Health

US Files Complaint Against Volkswagen, Audi and Porsche for Alleged Clean Air Act Violations - not the kind of German engineering the VW Group wants to be known for
January 4, 2016 03:56 PM - US Environmental Protection Agency

The U.S. Department of Justice, on behalf of the U.S. Environmental Protection Agency, today filed a civil complaint in federal court in Detroit, Michigan against Volkswagen AG, Audi AG, Volkswagen Group of America, Inc., Volkswagen Group of America Chattanooga Operations, LLC, Porsche AG, and Porsche Cars North America, Inc. (collectively referred to as Volkswagen). The complaint alleges that nearly 600,000 diesel engine vehicles had illegal defeat devices installed that impair their emission control systems and cause emissions to exceed EPA’s standards, resulting in harmful air pollution. The complaint further alleges that Volkswagen violated the Clean Air Act by selling, introducing into commerce, or importing into the United States motor vehicles that are designed differently from what Volkswagen had stated in applications for certification to EPA and the California Air Resources Board (CARB).

“With today’s filing, we take an important step to protect public health by seeking to hold Volkswagen accountable for any unlawful air pollution, setting us on a path to resolution,” said Cynthia Giles, assistant administrator for enforcement and compliance assurance at EPA. “So far, recall discussions with the company have not produced an acceptable way forward. These discussions will continue in parallel with the federal court action.”

“Car manufacturers that fail to properly certify their cars and that defeat emission control systems breach the public trust, endanger public health and disadvantage competitors,” said Assistant Attorney General John C. Cruden for the Justice Department’s Environment and Natural Resources Division. “The United States will pursue all appropriate remedies against Volkswagen to redress the violations of our nation’s clean air laws alleged in the complaint.”

The Mississippi flooding sets records
January 3, 2016 08:30 AM - Jon Edman, The Weather Channel

Record flooding along some tributaries after torrential post-Christmas weekend rain has sent the Mississippi River to levels not seen since the Great Flood of 1993, and that excess water will continue to flow downstream triggering flooding in the Lower Mississippi Valley into mid-late January.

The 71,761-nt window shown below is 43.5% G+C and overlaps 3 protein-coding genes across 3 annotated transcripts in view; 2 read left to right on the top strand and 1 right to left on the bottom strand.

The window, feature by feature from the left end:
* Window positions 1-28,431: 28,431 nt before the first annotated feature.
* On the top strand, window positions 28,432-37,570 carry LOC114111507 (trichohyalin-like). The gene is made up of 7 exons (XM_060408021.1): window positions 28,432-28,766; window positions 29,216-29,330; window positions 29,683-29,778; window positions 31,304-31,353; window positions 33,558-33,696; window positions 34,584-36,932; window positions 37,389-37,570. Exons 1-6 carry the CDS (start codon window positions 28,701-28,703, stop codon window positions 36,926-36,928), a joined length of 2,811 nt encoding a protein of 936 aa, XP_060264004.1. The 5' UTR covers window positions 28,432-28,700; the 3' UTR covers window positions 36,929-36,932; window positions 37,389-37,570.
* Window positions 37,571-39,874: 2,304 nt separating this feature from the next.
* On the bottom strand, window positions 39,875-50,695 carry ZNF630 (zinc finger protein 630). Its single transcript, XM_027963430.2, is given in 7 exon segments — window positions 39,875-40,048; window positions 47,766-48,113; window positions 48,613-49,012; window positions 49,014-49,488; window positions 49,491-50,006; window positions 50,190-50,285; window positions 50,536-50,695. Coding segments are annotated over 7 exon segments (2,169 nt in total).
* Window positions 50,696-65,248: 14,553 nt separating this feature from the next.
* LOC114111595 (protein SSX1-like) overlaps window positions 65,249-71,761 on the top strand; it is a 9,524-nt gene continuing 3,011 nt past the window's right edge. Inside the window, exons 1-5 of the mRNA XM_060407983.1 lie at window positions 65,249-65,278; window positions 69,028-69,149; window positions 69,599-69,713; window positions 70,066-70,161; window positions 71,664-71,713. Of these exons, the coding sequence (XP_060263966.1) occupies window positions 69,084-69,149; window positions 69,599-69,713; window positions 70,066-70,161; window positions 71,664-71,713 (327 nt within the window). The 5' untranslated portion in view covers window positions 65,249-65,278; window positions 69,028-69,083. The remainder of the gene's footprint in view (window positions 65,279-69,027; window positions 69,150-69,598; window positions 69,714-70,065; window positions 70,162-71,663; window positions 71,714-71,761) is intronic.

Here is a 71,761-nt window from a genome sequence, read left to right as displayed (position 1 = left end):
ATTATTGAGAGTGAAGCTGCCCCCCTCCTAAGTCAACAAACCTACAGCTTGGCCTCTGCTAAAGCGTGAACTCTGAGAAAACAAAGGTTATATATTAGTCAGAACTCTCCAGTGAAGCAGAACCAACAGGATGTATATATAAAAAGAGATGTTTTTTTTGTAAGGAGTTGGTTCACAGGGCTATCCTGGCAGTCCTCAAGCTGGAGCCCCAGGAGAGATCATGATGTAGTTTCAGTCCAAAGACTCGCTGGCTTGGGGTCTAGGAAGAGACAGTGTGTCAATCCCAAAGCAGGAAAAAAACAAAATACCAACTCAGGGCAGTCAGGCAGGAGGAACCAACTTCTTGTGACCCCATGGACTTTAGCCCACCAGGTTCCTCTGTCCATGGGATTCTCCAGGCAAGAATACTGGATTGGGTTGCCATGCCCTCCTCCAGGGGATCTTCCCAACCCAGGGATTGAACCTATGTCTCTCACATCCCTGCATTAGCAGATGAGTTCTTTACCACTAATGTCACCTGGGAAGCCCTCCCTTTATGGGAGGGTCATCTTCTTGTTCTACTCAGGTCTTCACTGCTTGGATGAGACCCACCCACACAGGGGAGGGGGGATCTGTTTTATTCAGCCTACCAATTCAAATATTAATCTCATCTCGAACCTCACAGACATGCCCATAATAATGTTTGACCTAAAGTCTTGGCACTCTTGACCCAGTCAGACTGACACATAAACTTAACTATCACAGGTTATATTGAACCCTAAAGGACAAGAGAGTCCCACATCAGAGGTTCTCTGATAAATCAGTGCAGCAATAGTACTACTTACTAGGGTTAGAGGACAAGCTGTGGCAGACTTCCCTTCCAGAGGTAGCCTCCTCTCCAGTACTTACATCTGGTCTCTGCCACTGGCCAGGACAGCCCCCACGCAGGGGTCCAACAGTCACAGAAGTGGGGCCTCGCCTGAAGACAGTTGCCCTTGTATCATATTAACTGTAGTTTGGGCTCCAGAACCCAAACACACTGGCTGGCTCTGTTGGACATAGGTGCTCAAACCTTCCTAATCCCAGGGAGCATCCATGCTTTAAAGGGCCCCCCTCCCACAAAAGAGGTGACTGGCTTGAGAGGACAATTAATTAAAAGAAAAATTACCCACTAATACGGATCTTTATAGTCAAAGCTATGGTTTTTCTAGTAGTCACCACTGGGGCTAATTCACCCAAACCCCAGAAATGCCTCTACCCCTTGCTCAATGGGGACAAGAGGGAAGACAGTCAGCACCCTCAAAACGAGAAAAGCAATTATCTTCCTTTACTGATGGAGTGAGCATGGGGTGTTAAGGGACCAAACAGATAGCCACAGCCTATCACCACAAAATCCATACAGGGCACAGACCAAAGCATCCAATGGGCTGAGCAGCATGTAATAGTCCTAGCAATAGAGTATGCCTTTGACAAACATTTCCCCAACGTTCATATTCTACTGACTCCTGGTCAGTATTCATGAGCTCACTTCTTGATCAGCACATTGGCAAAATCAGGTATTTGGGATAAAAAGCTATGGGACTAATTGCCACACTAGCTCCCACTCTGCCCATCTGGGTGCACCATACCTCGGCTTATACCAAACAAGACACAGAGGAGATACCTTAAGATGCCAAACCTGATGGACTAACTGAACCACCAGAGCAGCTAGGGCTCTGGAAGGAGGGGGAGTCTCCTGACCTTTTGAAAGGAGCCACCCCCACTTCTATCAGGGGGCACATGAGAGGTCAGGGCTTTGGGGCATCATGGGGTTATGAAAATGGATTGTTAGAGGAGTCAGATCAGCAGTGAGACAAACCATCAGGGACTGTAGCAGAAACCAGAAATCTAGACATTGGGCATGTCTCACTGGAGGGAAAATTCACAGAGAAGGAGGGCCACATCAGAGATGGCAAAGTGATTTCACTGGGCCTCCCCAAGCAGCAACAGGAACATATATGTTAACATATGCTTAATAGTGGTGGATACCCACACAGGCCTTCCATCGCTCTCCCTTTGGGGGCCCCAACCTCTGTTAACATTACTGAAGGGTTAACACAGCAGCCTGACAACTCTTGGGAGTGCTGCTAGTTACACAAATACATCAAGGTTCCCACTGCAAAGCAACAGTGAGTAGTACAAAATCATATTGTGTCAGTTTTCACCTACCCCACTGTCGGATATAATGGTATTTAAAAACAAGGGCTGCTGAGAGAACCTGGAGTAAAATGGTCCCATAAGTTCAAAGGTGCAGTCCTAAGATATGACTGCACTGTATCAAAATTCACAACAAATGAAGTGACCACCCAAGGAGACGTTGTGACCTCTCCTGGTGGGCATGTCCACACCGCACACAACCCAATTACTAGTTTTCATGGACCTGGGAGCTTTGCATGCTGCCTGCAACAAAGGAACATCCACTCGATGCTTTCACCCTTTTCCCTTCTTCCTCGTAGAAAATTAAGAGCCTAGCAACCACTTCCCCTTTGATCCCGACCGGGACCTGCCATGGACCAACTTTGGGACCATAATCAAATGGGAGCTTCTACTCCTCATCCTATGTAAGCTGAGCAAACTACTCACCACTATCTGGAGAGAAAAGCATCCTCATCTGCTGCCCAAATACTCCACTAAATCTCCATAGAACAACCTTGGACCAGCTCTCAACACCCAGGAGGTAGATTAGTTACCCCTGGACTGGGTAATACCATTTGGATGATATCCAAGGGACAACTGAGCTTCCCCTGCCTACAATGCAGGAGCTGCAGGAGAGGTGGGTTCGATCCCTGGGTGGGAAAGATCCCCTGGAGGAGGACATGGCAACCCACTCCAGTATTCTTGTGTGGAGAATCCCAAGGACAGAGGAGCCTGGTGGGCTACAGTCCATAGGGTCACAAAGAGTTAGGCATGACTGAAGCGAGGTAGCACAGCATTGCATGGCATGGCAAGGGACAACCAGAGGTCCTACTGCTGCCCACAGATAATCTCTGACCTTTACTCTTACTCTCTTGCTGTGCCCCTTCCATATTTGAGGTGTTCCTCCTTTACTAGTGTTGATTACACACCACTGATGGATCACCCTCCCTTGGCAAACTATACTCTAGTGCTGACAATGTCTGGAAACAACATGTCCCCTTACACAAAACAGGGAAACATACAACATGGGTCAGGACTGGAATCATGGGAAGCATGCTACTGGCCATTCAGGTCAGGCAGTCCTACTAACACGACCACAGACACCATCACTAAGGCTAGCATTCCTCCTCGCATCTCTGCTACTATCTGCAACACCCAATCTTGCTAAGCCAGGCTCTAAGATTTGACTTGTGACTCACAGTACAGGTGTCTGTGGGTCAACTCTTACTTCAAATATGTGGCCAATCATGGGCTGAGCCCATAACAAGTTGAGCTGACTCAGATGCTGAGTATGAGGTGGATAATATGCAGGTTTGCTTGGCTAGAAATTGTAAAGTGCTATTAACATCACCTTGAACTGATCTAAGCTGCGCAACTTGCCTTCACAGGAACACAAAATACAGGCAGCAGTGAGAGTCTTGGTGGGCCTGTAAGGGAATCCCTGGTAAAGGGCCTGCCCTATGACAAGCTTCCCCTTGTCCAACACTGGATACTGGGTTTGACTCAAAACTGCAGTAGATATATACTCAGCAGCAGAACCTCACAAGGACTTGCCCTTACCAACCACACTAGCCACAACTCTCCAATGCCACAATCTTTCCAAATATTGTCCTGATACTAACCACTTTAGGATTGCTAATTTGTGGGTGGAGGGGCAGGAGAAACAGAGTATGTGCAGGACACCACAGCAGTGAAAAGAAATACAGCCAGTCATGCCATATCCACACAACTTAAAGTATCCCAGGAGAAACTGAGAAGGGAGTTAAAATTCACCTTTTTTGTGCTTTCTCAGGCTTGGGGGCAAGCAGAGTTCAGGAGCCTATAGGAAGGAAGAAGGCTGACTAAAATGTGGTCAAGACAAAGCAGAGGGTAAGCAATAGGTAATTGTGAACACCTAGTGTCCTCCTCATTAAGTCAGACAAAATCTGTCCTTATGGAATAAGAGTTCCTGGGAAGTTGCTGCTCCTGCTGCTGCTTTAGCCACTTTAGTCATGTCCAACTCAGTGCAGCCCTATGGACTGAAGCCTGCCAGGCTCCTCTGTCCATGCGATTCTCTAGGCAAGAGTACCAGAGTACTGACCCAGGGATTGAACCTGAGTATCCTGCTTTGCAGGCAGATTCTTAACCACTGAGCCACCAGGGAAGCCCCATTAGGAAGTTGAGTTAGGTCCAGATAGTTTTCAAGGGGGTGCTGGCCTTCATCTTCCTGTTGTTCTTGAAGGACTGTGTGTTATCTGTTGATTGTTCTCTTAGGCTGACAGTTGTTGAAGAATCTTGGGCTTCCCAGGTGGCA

In the past week or so, nearly a dozen locations have seen water levels on rivers or creeks rise to new record crests, including on parts of the Mississippi River and the Meramec River. You can find a full recap of the records set near the bottom of this article.

2015 Year in Review
December 31, 2015 07:10 AM - Mike Gaworecki, MONGABAY.COM

As 2015 comes to a close, Mongabay is looking back at the year that was. This year saw President Obama reject the Keystone pipeline as historic droughts and a vicious wildfire season wracked the western US and Canada. The world committed to climate action in Paris as Southeast Asia was choking on the worst Indonesian haze in years, Shell aborted its plans to drill in the Arctic for the “foreseeable” future, and ExxonMobil is being investigated for lying to the public about climate risks. Here, in no certain order, are the top 15 environmental stories of 2015.

Los Angeles area natural gas leak continues
December 31, 2015 05:06 AM - Lowell Williams, Care2, Care2

Though it seems to be oddly absent from the mainstream media headlines, a massive methane gas leak in Southern California’s Aliso Canyon has prompted thousands of evacuations and, since Oct. 23, has pumped over 150 million pounds of the greenhouse gas into the atmosphere. Even though the owners of the methane well, Southern California Gas Co., say this week that they have finally discovered the pipe associated with the leak, it will likely be months before a seal is entirely in place.

To truly underscore the seriousness of the Porter Ranch gas leak, the Environmental Defense Fund released an infrared aerial video this week showing the tremendous, continuous release of methane:

Methane gas, in its natural state, is also odorless. However, for safety reasons, foul-smelling additives are artificially included with the gas. In Porter Ranch, a Los Angeles neighborhood and the site of the leak, the additive smell’s intensity has affected the heath of many of residents — nose bleeds, nausea, headaches and dizzy spells have been reported.